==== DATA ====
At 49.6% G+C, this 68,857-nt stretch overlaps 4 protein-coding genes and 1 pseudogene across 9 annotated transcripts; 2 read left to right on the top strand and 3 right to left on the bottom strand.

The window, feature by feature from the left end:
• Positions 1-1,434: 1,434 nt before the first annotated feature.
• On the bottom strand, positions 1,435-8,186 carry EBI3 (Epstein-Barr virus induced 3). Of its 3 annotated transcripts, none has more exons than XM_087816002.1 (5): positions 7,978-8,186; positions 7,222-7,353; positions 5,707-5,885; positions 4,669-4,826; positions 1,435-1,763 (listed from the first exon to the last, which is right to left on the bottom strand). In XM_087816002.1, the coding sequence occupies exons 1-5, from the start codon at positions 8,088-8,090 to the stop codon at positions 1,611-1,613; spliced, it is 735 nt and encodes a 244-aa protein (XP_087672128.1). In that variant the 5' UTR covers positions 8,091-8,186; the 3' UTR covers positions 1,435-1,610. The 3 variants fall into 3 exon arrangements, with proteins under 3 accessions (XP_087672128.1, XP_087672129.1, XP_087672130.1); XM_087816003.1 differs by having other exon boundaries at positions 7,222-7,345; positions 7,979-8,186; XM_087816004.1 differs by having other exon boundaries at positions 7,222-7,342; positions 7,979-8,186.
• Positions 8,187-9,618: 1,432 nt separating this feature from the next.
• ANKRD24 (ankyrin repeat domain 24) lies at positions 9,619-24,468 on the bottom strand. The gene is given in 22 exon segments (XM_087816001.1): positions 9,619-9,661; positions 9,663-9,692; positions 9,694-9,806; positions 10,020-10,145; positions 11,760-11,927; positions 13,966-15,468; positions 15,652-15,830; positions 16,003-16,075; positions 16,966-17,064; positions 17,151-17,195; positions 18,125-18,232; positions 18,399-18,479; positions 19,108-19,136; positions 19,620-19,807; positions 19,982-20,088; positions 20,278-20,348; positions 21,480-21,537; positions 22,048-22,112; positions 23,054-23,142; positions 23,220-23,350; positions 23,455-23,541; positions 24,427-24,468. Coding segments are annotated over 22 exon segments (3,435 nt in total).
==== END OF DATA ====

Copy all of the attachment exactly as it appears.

At 49.6% G+C, this 68,857-nt stretch overlaps 4 protein-coding genes and 1 pseudogene across 9 annotated transcripts; 2 read left to right on the top strand and 3 right to left on the bottom strand.

The window, feature by feature from the left end:
• Positions 1-1,434: 1,434 nt before the first annotated feature.
• On the bottom strand, positions 1,435-8,186 carry EBI3 (Epstein-Barr virus induced 3). Of its 3 annotated transcripts, none has more exons than XM_087816002.1 (5): positions 7,978-8,186; positions 7,222-7,353; positions 5,707-5,885; positions 4,669-4,826; positions 1,435-1,763 (listed from the first exon to the last, which is right to left on the bottom strand). In XM_087816002.1, the coding sequence occupies exons 1-5, from the start codon at positions 8,088-8,090 to the stop codon at positions 1,611-1,613; spliced, it is 735 nt and encodes a 244-aa protein (XP_087672128.1). In that variant the 5' UTR covers positions 8,091-8,186; the 3' UTR covers positions 1,435-1,610. The 3 variants fall into 3 exon arrangements, with proteins under 3 accessions (XP_087672128.1, XP_087672129.1, XP_087672130.1); XM_087816003.1 differs by having other exon boundaries at positions 7,222-7,345; positions 7,979-8,186; XM_087816004.1 differs by having other exon boundaries at positions 7,222-7,342; positions 7,979-8,186.
• Positions 8,187-9,618: 1,432 nt separating this feature from the next.
• ANKRD24 (ankyrin repeat domain 24) lies at positions 9,619-24,468 on the bottom strand. The gene is given in 22 exon segments (XM_087816001.1): positions 9,619-9,661; positions 9,663-9,692; positions 9,694-9,806; positions 10,020-10,145; positions 11,760-11,927; positions 13,966-15,468; positions 15,652-15,830; positions 16,003-16,075; positions 16,966-17,064; positions 17,151-17,195; positions 18,125-18,232; positions 18,399-18,479; positions 19,108-19,136; positions 19,620-19,807; positions 19,982-20,088; positions 20,278-20,348; positions 21,480-21,537; positions 22,048-22,112; positions 23,054-23,142; positions 23,220-23,350; positions 23,455-23,541; positions 24,427-24,468. Coding segments are annotated over 22 exon segments (3,435 nt in total).